Today, let’s talk about the latest project from a co-founder of Vine and what it tells us about how the tech industry is evolving. This is a rare tech story where basically every fact of it has surprised me on some level. And while some of the ideas here are way out there — to the point that I’m imagining many of you slamming your laptops closed to avoid hearing any more — the far frontier they represent appears to be inching closer to the mainstream every day.
The road to Loot
When I wrote in March about non-fungible tokens, or NFTs, I tried to dazzle you by rattling off some of the more impressive sales numbers from the time: $600,000 for the Nyan Cat meme, $5.8 million for artwork by Grimes, $230 million in lifetime sales for NBA Top Shot.
What has happened since then has been enough to make some of those numbers look minuscule by comparison. On Thursday, the owners of an NFT associated with the original doge meme, which had been purchased for $4 million in June, sold partial ownership in the piece via tokens. (Coindesk has a great explanation of how this works.) Buyers snapped up the token, and now that single NFT is valued at $225 million.
Even as NFTs slipped out of the headlines in the mainstream press, then, the number of people creating, acquiring and trading them continued to grow.
That brings us to Dom Hofmann. Hofmann is best known as the co-creator of Vine, which helped to establish the short-form video format on mobile devices and became an incredible engine of meme culture along the way. Later he created Peach, a pop-up social network that remained beloved by its users far after its brief moment in the spotlight faded. More recently he worked on an effort to revive Vine as an app called Byte; it sold earlier this year.
Even as NFTs slipped out of the headlines, they’ve continued to grow
Like a lot of software engineers, Hofmann had kept tabs on the world of cryptocurrencies as they evolved over the past decade, occasionally buying coins to better understand how they work. In the last decade, most of the focus on the blockchain was related to the original project: Bitcoin. More recently, though, developers have grown fond of an alternative blockchain, Ethereum, which is designed to let them create decentralized applications through more sophisticated smart contracts than Bitcoin enables.
For the first few years after Ethereum was invited, nothing much materialized that would be of great interest to the mainstream. But then a bunch of companies started growing really quickly last year by building decentralized finance apps on its blockchain, over a handful of months that came to be known as “DeFi summer.” (The worst part of writing about blockchain technologies is every single name involved.)
After that happened, Ethereum became like any other platform that had suddenly proven itself capable of generating huge amounts of money: it started to attract developers in droves.
Hofmann was one of them. In December, he began to teach himself Solidity, the programming language for creating smart contracts on Ethereum. He also sold an art piece he had created as an NFT and enjoyed the process. As he created, he became more and more interested in using NFTs to inspire decentralized creative projects.
In March, he created Blitmap, which he described as a “community-created fantasy universe.” It wound up serving as a kind of blueprint for what Loot would become.
Working with 16 other artists, Hofmann created 100 32-by-32 pixel images combining elements of science fiction and fantasy; those were then “remixed” into 1,600 “siblings.” The idea was to use the Blitmaps as the basis for a kind of blockchain version of the Marvel Cinematic Universe, turning characters into merchandise, games. The project was a modest hit — the cheapest Blitmap today costs about $98,000.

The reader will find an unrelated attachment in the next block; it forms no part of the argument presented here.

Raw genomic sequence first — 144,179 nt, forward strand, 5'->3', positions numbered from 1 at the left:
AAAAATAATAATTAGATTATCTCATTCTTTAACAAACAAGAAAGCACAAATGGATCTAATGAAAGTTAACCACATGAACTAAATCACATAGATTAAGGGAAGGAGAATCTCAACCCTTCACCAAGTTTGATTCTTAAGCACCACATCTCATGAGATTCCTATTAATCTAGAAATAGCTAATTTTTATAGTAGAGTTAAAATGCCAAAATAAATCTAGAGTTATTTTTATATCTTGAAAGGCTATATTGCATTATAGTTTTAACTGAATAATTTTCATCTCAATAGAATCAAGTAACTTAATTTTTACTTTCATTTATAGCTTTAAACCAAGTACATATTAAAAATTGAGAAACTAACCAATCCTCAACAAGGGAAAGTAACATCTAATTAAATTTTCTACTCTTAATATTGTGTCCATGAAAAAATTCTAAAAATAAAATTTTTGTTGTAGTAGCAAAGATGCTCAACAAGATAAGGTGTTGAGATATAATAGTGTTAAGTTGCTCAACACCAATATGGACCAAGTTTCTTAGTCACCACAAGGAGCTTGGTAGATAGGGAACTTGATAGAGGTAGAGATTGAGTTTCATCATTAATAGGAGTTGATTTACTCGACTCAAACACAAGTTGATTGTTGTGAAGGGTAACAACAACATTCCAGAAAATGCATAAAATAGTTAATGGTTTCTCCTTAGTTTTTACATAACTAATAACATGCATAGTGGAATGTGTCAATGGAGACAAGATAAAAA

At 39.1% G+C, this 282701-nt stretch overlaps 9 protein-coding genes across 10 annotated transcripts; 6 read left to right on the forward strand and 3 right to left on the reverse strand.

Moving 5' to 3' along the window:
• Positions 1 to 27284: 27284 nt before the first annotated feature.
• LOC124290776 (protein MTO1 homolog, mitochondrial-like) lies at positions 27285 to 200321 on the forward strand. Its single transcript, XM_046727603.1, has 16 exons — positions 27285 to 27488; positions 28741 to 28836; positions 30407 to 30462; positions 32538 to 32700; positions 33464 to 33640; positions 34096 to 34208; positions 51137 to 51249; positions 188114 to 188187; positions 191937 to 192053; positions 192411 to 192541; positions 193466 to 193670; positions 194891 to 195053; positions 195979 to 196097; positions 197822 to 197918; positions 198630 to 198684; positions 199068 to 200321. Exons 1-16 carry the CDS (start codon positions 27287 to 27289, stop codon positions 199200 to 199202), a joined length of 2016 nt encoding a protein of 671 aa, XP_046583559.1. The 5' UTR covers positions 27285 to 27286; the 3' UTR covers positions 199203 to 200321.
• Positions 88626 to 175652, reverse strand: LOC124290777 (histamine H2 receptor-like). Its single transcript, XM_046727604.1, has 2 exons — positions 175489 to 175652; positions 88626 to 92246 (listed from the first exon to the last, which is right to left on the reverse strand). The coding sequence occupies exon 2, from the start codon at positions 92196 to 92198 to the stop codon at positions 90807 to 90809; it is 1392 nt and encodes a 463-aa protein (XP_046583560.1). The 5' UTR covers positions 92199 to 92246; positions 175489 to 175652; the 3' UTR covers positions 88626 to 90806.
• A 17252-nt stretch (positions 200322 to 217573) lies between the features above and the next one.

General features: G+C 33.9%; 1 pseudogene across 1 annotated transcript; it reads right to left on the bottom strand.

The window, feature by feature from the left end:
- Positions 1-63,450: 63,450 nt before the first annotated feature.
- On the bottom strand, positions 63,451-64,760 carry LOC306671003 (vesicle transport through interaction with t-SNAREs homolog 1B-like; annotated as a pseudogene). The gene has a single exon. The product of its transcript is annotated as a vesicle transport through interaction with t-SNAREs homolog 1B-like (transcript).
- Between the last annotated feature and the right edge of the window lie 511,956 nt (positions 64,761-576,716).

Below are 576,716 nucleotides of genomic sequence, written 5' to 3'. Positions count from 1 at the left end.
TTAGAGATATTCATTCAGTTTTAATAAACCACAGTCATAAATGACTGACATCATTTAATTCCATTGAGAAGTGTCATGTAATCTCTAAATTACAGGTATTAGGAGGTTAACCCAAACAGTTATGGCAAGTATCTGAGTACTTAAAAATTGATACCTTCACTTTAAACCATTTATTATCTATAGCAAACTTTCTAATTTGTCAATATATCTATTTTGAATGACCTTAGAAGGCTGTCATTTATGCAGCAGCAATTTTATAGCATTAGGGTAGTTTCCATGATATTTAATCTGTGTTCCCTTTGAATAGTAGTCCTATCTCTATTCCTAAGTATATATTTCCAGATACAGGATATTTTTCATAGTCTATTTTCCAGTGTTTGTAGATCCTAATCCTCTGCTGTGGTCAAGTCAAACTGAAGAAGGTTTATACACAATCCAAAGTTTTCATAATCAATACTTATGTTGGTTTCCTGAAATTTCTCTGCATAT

More importantly, it set the stage for what was to come.
One of Hofmann’s other side projects in recent years was to create a text-based adventure of the sort that served as the basis for some of the original video games. As part of the development process, he wrote a random item generator: a piece of software that would return names for various weapons, pieces of armor, and accessories.
Since Blitmap’s launch, Hofmann had been thinking about other novel ways to promote the creation of blockchain-based art and communities to surround them. One idea he had was to let people create (or “mint,” in blockchain-speak) NFTs based on his random-item generator for free — essentially just to see what would happen. He would not provide any art work or any instructions on what to do with them. And he would give these “bags” of items away for free, minus the transaction fees required by the Ethereum network.
“A lot of people have been wanting some sort of game that takes place in a fantasy realm, or a science-fiction realm,” he told me. “They want it to be compatible with with other realms. They want to be able to build on top of that. They want to know that the items that they have will always be with them. [I was] just kind of building in that direction. It was an experiment.”
His only real goal, he said, was that people would choose to mint all the bags he made available.
Last Friday night, Hofmann announced Loot in a tweet:
An uncharitable way of describing all this is to say that Hofmann created a way to let people pay the Ethereum network to return a list of useless names to them. But Hofmann’s fans saw it very differently, and quickly turned Loot into a phenomenon.
The 7,777 bags that Hofmann offered up for minting were all snapped up more or less instantly. In the next five days, Coindesk reported, Loot bags were resold for $46 million, and had a market cap of $180 million. On Wednesday, the cheapest Loot bag could be had for about $20,000. That price more than doubled overnight, and would now cost more than $46,000.
So far, this seems like any other NFT story: weird artwork is released, price goes up quickly. What makes Loot different is the number and variety of projects that have spun up around it at a staggering speed.
Then they began to create guilds based on the items found in their bags. Owners of ”divine robes,” of which there are only 396 in Loot, set up their own community — along with a storefront for robe purchase (cheapest price: $169,142).